Another view suggests that high economic performance is correlated with a ‘strategy appropriate’ culture. Those organizations that have cultures that ‘fit’ the environment and the business strategy will perform better in comparison to those whose fit is poor. However, the difficulty arises when the environment changes. Looking at the evidence provided in the study conducted by Kotter and Heskett, 1992, it is seen that the lower performing organizations, had, in the past enjoyed a significantly better culture-environment fit.
This fit had worsened as a result of environmental changes, to which the organization had not effectively responded. The conclusion that can be drawn is that, for any organization, a good culture-environment fit will be associated with short-term high performance, but this does not guarantee the success of the organization in the long term. In order for an organization to be continually successful, it must have more than just a strong and appropriate culture, it must be able to continuously adapt to its environment.Order now
(Brown A, 1998) However it is seen that the relationship between an organizational culture and its performance is not always good. Kotter and Heskett (1992), for example, have identified ten large and well known organizations (including Sears, Procter & Gamble and Goodyear) that have exceptionally strong cultures and relatively weak performance over the period 1977-1988, but that weak cultures are not necessarily economically disadvantageous (for example, at McGraw Hill and SmithKline).
It has also long been recognized that companies such as Kodak, Polaroid and Xerox, all of which once held seemingly unassailable positions, and were supposed to be bolstered by their strong cultures, have experienced significant performance difficulties in recent years. In these instances, it seems reasonable to assume that a dysfunctional culture has played (and is playing) a role in thwarting organizational achievement. There are cultures which feature beliefs, values and assumptions that promote conflict, undermine coordination and control, increase uncertainty and confusion, diminish employee motivation and reduce competitive advantage.
(Brown A, 1998) In conclusion, it can be said that organizational culture plays a pivotal role in influencing an organization’s processes and outcomes. After having studied the different types of culture, and the various aspects, where culture has an impact on an organization’s effectiveness, processes and outcomes, it can be said that culture is not something an organization ‘has’; it is something an organization ‘is’; and all the features of an organization, including its systems, policies, procedures and processes, are elements of its cultural life.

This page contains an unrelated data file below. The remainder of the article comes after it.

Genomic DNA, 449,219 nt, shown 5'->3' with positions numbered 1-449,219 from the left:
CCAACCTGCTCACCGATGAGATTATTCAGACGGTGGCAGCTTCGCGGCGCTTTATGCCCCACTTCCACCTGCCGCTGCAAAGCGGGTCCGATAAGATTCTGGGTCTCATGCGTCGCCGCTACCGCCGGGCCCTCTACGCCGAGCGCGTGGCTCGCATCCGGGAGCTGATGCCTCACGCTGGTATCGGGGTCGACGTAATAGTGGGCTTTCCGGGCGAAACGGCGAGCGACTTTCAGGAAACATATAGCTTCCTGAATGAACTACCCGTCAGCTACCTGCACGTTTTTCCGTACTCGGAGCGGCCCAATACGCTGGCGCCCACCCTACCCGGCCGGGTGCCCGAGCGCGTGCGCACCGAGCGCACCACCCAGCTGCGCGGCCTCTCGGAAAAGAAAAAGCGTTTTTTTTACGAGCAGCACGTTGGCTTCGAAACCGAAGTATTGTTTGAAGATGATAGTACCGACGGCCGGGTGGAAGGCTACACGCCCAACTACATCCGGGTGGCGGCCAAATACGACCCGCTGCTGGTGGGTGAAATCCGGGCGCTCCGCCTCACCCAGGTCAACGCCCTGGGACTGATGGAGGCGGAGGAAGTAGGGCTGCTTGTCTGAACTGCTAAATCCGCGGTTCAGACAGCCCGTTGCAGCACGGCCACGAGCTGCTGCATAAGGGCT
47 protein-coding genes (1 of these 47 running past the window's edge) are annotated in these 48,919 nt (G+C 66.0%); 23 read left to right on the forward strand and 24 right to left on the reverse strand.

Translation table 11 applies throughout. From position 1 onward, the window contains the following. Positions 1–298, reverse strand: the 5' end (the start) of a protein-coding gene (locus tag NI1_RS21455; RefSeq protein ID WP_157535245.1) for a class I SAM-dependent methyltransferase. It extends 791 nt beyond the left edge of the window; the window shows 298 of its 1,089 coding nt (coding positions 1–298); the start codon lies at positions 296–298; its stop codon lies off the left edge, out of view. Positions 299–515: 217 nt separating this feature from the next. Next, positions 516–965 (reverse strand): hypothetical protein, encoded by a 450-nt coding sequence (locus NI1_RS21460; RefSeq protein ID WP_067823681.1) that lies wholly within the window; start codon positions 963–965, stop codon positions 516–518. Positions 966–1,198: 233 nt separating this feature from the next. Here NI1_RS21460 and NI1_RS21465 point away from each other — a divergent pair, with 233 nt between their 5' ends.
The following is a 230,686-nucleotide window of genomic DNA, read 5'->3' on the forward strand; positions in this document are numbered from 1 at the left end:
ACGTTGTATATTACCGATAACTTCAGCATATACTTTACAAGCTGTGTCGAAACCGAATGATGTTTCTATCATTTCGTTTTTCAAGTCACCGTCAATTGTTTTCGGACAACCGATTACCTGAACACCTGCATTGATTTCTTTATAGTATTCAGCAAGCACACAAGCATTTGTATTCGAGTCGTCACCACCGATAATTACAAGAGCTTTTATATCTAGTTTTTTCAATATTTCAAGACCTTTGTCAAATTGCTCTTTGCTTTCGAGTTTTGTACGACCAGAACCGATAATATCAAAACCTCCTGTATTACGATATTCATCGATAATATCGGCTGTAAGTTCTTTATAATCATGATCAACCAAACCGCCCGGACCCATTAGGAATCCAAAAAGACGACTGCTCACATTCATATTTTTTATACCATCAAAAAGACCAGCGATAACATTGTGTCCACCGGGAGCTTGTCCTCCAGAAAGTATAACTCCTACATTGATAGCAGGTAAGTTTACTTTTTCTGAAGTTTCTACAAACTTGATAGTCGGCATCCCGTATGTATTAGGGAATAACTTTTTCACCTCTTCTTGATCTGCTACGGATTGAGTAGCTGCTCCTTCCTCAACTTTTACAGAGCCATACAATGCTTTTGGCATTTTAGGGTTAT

(Pacanowsky and O’Donnell-Trujillo, 1982; cited in Brown A, 1998) Culture is an enormously powerful means of influencing how the world is interpreted, and naturally enough there are dangers too, associated with those cultures that perpetuate dysfunctional beliefs, values, attitudes and assumptions. It definitely has a positive correlation with long-term economic performance, but it is weak. This means that there are instances where culture can also be a liability, because shared beliefs, values and assumptions can interfere with the needs of the business and lead people to think and act in commercially inappropriate ways.
However the advantages of a strong culture are explicitly outlined in the aforementioned paragraphs, and the relevance, pertinence and importance of culture in organizational processes and outcomes, by far outweighs its disadvantages.
References: Books 1. Handy, Charles B. (1985). Understanding Organizations. Penguine books. Middle Sex, England. 2. Fincham, Robin and Rhodes, Peter S. (1992). The Individual, Work and Organization. Weidenfeld and Nicolson, London. 3. Brown, Andrew D. (1998). Organizational Culture. Prentice Hall – Pearson Education Limited, Wiltshire. 4. Schein, Edgar H. (1992). Organizational Culture and Leadership.
Jossey- Bass Publishers, San Francisco. 5. Longenecker, Justin G. (1969). Principles of Management and Organizational Behaviour. Charles E Merrill Publishing Co. Columbus, Ohio. 6. Hellriegel Don, Slocum John W. And Woodman Richard W. (1995) Organizational Behaviour.
West Publishing Company, St. Paul, Minneapolis. 7. Huczynski, Andrzej and Buchanan, David (2001). Organizational Behaviour: An Introductory Text. Prentice Hall, Europe. 8. McKenna, Eugene (1994). Business psychology and organizational behavior: A Student’s Handbook. Lawrence Erlbaum Associates Limited Publishers, East Sussex. 9. Mullins, Laurie J (2002).
Management and organizational behavior. Prentice hall – Pearson Education Limited, Italy. Information Available Online 1. Organizational Culture. Available at, http://www. mapnp. org/library/org_thry/culture/culture. htm, written by Carter McNamara. Accessed on 08. 11. 02. 2. BOLA: Organizational Culture. Available at, http://sol. brunel. ac. uk/~jarvis/bola/culture/culture. html, developed and maintained by Chris Jarvis. Accessed on 08. 11. 02. 3. Communication Policy and Strategy. Available at, http://129. 113. 160. 149/comm2002/Textbook/Chapter04. html, maintained by David L. Sturges and Michael Minor. Last modified on August 29, 2001.
Accessed on 08. 11. 02. Secondary References 1. Denison, D. (1990). Corporate Culture and Organizational Effectiveness, New York: John Wiley. 2. Kotter, J. P. and Heskett, J. L (1992). Corporate Culture and Performance. New York: The Free Press. 3. Pacanowsky, M. E. and O’Donnell-Trujillo, N (1982). Communication and Organizational Culture. The Western Jornal of Speech Communication, 46(spring), 115-130. 4. Smircich, L (1983). Concepts of Culture and Organizational Analysis. Administrative Science Quarterly, 28, 339-58. 5. Tunstall, W. B. (1983). Cultural Transition at AT;T. Sloan Management Review, 25(1), 15-26.